St Warming’s worshippers number a various orders of fanatical suicide monks. Humble as all get out, and prone to directly attacking the command tent or the heavily defended siege equipment. Whatever is going to win the day. It’s also quite common for battlefield medics and unarmoured sappers to venerate him.

They also number some people you wouldn’t expect – Andorran rogue/bards running the underground rail out of Cheliax. Spies infiltrating Red Mantis cults – sure to get caught sooner or later. Even some engineers building bridges in mountain passes find comfort in his teachings. Firemen, or the fantasy equivalent.

Anyone doing something they see as good, that’s probably going to get them killed doing it, whether or not it directly involves fighting, whether or not anyone ever knows about it.

2 Responses to Br Warming’s Philosphy

  1. brettwitty says:

    Interesting stuff! How does Br Warming approach the rest of the team? We’re not all cut from the same cloth but seem fairly tight-knit after all the trials and tribulations.

    • Paul Murray says:

      They are allies, but I think Br Warming understands that they each have their own thing going on, and that’s ok. Naturally, after you have fought together for a while there’s a camaraderie and trust there. He’d rather have any member of our team behind (or in front) of him than

      Sirocco is fairly new to the team, but he has proven himself several times over. Beyond that, Br Warming hasn’t much data on him aside from the obvious: that he is a wizard of considerable power. The arcane isn’t Br Warming’s bag, so the two of them don’t really connect.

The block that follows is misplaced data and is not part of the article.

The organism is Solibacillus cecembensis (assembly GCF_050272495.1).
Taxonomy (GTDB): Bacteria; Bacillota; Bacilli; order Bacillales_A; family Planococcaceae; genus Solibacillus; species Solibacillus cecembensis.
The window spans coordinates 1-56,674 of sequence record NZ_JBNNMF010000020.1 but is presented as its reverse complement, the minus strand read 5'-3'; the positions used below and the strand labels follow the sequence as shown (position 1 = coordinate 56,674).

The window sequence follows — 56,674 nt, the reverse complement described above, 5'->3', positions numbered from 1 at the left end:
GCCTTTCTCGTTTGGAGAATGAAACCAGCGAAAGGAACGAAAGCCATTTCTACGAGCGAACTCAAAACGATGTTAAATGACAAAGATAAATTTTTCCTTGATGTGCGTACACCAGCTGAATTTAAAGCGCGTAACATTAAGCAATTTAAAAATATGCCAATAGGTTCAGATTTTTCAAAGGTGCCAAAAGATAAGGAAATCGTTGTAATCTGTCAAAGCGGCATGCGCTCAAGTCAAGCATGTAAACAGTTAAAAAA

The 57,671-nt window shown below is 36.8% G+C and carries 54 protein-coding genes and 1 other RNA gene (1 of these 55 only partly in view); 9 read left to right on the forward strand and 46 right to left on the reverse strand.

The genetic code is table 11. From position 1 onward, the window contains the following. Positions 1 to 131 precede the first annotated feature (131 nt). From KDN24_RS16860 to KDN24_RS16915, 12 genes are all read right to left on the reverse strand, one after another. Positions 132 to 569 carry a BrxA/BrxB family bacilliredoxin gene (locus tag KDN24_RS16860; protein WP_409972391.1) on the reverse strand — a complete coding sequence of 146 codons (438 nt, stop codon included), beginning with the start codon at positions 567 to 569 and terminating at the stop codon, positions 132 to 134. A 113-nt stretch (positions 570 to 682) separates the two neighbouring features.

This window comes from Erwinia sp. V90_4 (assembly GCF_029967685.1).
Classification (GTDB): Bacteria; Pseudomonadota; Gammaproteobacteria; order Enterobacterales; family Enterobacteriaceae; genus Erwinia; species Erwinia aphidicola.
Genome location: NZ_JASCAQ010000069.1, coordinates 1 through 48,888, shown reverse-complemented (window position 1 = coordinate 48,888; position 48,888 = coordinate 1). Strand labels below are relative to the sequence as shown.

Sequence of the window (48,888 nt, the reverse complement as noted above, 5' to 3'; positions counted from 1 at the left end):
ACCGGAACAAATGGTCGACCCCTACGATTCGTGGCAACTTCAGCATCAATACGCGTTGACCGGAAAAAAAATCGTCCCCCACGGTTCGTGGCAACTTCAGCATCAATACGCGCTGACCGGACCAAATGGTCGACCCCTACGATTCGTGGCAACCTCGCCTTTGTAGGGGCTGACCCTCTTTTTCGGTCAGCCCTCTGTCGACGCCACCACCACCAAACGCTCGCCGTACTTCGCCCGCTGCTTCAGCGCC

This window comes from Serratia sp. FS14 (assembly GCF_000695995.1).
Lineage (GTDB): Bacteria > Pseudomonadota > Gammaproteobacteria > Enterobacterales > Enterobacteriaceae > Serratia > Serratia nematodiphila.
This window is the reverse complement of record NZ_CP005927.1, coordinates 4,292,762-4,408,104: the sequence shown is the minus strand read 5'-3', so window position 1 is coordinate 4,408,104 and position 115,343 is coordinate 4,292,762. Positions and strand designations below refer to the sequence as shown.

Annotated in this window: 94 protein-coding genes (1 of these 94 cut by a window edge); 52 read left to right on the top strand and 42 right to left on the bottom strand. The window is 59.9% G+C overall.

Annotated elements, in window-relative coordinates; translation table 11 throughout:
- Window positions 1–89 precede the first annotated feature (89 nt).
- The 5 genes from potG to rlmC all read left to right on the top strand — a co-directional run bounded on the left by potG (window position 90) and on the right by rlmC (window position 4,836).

Emerson is a bit of a worry. He is not what he seems, and he negotiates with devils. Of everyone, he’s the most sus, and Br Warming isn’t really sure he’s 100% on our side. Even after all we’ve been through.

      Fr Cleophethus is pretty much what you’d expect a cleric of Iomedae to be, given that he’s not a martial cleric. A little rule-bound, of course, but that’s ok. It’s hard to not approve of someone who saves your life twice and three times a day, most days. Br Warming regards him as senior, albeit of a different faith, and regards him with a certain deference.

      Drodja – followers of Gorum can be a bit savage, but her heart is definitely in the right place. Putting that savagery to good purpose. She has had some sort of family tragedy, but it has not turned her bad, which is fortunate for everyone. But “I’m a great fighter” is not enough to live your life by. She needs a higher purpose, and despite all that she has done for the crusade she has not found that purpose in the crusade itself.

      Br Warming is vastly relieved about Gavren. Gavren has been in receipt of an astonishing miracle, something unheard of. All Br W could really do to help Gavren through his ordeal was threaten to kill him. Maybe that was some help. It would be nice to see him survive this, re-establish his house, have a couple of kids and just go on to be a productive citizen and respected minor nobiity.

      For Br Warming, when he quietly fished that bag with the mallet and stakes out of his handy haversack and tossed it aside, it was kind of “It’s over, Gavren is no longer my problem”. It was a difficult dilemma for a warpriest of Sarenrae, and maybe is something in which Br Warming was not true to himself. Why should a murderer be executed, and a vampire allowed to live? It all turned out for the best, but … I dunno.